Case in point: John Mark Tillman, a Nova Scotian who devoted at least fifteen years of his life to stealing manuscripts, paintings, and objects from cultural heritage institutions and antique dealers in Atlantic Canada and, briefly, Russia. His criminal career came to a halt in July 2012, when a police officer who pulled over Tillman's car discovered that Tillman had a 1758 letter written by General James Wolfe and a check for $1500 in his possession. At roughly the same time the authorities determined that the letter had been stolen from Dalhousie University's Killam Library, Tillman's girlfriend accused him of assaulting her and holding her against her will and told the police that, by his own admission, his house was full of stolen materials. A search of Tillman's Halifax-area home yielded 7,000 items that had likely been purloined.

In September 2013, Tillman was sentenced to nine years in prison. He received leniency because he promised that he would help the Royal Canadian Mounted Police (RCMP) return the items he stole to their rightful owners, and he has been talking. A lot. He's talked about his desire to be connected to historically significant people and events, about the thrill of thievery, about using his now-deceased mother and former girlfriends as knowing decoys, about his aversion to anything resembling a regular job, and about the luxurious lifestyle made possible by his thefts.

He's also told the RMCP officers assigned to his case about how he stole the Wolfe letter. Tillman befriended the former chief archivist of Dalhousie University (which tightened its security procedures in advance of Tillman's capture) and in 1998 surreptitiously obtained and then duplicated the key that secured the archives vault. Tillman and his then-girlfriend, a Russian woman known only as Katya, entered the library, hid out in a restroom until after the nighttime security guard left the building, and then accessed the vault. They found the Wolfe letter and a letter penned by George Washington, and, in Tillman's words, they "became so exuberant" that they, um, celebrated "right in the middle of all these papers and stuff strewn around."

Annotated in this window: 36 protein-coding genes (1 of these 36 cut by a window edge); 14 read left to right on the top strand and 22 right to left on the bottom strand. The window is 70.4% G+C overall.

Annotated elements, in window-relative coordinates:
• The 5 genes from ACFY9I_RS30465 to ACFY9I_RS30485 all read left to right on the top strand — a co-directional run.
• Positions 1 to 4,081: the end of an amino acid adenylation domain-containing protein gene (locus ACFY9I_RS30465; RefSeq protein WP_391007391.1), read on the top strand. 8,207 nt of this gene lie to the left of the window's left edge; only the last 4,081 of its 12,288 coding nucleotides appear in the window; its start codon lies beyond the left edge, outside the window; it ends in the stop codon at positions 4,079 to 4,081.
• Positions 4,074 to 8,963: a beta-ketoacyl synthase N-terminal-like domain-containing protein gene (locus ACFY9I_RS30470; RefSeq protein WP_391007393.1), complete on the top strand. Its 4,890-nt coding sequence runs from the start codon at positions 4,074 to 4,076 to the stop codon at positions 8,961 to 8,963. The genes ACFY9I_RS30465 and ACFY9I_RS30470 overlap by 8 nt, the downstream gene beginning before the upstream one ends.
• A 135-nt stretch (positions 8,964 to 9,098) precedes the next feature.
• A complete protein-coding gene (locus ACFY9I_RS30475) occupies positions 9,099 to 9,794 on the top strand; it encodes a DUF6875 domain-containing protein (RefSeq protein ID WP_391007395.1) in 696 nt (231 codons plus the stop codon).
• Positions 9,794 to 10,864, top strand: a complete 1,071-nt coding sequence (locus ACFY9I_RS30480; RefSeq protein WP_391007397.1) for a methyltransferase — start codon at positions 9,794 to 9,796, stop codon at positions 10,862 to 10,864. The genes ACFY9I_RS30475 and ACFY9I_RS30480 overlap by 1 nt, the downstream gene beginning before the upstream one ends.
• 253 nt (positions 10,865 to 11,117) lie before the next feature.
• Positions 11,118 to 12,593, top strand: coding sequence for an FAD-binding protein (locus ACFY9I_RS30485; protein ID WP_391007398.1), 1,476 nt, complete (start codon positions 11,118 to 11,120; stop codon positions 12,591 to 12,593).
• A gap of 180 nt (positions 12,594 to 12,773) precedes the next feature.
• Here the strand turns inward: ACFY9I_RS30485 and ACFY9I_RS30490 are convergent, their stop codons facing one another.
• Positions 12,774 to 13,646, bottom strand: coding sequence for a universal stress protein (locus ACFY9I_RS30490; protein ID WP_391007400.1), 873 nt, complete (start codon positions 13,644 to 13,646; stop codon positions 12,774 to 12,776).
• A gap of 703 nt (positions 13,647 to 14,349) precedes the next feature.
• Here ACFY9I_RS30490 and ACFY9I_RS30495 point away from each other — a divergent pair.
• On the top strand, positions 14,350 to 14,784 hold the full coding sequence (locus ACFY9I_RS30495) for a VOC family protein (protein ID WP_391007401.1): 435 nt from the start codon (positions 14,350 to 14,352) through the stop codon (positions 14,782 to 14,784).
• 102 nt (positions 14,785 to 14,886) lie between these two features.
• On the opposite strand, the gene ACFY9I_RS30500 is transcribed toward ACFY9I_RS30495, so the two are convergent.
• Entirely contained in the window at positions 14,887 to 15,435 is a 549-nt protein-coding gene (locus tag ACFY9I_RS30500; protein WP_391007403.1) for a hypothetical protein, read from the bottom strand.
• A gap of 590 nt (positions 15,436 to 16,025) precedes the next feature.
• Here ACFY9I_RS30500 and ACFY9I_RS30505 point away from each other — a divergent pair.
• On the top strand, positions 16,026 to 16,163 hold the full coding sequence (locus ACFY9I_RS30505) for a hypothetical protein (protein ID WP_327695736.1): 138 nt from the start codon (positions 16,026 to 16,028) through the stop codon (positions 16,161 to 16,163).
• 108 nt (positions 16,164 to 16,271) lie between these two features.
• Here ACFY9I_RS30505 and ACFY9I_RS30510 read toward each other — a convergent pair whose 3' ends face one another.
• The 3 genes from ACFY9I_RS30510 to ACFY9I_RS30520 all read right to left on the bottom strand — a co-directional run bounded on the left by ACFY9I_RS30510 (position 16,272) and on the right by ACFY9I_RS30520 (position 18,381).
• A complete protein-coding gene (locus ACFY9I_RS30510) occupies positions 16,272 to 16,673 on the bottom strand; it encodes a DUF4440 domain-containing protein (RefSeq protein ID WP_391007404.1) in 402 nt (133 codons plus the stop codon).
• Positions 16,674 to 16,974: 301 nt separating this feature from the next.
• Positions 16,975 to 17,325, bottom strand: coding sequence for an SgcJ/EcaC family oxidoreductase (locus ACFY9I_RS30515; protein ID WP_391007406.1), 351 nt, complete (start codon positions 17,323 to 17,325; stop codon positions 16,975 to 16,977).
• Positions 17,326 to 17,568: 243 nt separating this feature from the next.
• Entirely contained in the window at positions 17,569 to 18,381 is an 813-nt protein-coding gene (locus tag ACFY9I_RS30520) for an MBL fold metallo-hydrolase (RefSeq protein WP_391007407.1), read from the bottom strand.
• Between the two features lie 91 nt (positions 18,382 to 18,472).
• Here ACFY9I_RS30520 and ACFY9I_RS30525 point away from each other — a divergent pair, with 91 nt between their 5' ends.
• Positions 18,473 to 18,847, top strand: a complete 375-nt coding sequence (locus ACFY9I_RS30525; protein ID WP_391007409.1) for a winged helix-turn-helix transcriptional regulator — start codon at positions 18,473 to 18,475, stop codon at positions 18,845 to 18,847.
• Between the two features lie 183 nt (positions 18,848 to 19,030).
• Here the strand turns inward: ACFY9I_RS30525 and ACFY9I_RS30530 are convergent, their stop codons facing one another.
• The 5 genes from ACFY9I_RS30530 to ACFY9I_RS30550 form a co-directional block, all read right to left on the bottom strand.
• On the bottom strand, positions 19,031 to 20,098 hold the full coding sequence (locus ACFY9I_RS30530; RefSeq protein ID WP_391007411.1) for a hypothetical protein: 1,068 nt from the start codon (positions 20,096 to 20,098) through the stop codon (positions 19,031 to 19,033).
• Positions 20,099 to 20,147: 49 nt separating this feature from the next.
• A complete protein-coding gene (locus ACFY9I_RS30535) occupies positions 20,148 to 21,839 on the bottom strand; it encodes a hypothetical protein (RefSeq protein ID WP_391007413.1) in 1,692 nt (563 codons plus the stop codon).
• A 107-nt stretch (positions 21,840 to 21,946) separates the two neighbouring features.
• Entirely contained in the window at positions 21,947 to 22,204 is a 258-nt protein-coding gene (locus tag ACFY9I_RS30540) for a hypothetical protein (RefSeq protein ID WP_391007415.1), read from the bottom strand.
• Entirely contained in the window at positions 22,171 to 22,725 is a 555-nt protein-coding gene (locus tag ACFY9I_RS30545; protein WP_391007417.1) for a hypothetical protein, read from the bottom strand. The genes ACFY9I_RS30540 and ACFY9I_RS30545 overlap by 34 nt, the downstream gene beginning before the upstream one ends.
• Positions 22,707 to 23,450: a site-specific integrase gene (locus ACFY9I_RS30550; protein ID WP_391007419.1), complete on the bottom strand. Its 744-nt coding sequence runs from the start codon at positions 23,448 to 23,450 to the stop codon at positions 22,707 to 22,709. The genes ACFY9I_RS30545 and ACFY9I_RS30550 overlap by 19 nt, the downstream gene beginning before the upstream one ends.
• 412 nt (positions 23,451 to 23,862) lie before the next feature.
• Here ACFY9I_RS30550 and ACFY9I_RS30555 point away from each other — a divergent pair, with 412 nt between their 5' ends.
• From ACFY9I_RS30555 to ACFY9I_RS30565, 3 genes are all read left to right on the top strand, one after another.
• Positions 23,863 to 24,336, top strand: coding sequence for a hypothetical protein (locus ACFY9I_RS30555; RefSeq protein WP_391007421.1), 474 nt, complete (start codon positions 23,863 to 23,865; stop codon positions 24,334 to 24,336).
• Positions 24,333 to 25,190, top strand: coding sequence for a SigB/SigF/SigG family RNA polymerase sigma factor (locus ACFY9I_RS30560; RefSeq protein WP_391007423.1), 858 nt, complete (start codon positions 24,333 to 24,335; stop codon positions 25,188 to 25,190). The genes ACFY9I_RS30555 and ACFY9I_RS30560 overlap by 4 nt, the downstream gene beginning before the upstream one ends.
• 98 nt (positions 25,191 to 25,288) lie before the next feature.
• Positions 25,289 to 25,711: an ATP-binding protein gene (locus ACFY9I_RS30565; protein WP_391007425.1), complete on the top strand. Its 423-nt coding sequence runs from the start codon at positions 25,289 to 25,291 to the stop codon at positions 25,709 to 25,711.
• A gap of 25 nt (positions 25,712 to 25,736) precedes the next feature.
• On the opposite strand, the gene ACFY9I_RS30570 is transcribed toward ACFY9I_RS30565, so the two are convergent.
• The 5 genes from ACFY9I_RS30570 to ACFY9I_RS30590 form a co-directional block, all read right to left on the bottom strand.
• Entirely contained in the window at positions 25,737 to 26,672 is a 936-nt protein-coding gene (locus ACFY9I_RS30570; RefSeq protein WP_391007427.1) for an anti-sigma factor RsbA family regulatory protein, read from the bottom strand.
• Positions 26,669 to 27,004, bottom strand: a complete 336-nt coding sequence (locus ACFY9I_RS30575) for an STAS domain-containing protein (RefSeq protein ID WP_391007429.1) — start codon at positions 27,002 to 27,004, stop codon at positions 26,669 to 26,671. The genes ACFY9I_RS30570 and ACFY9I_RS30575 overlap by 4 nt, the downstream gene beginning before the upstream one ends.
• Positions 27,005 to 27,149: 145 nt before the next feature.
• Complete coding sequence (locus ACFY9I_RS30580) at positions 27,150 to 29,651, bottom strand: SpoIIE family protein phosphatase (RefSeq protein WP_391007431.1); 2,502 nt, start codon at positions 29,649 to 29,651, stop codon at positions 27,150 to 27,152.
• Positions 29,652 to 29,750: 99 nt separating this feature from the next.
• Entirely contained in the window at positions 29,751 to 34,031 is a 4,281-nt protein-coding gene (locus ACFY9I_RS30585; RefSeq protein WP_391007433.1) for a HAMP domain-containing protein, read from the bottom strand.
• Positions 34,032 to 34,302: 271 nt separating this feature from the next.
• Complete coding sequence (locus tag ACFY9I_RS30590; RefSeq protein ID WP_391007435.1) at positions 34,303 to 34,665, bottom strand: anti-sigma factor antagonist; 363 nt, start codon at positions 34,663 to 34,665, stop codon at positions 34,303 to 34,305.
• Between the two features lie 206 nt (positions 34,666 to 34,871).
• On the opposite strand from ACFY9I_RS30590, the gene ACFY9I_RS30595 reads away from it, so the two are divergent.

Two thoughts:
  • Dalhousie University colleagues, you have my deepest sympathies. Discovering that a thief has raided one's collections is always painful, and discovering that the thief has violated all kinds of other boundaries must be horrifying and infuriating.
  • If you're ever tempted to make a special accommodation for a friendly and frequent researcher, leave your desk without taking your keys with you, or rush out without checking the restrooms and storage closets before locking up for the night, just remember that there are other John Mark Tillmans out there.

Saturday, May 10, 2014

Greetings . . . and groans

In late February, I moved my parents from their condominium in northeastern Ohio to a retirement community in Troy, New York. The experience was intense, chaotic, and at times deeply surreal and hilarious, and it dragged on far longer than anyone thought possible. I made the common mistake of thinking that life would settle down relatively quickly after my parents arrived in Troy, and of course it didn't. My dad and I are still unpacking the last of the boxes, and we're still in the throes of trying to find new doctors, a new lawyer, and all kinds of other new things.

To make a long story short, between getting my parents settled in and getting back up to speed at work after taking repeated leaves of absence, I just haven't had time to deal with this blog or a lot of other things that are important to me. Fortunately, my parents are now feeling comfortable in their new homes and I'm feeling comfortable about stepping away a bit and getting my own life back into some semblance of order.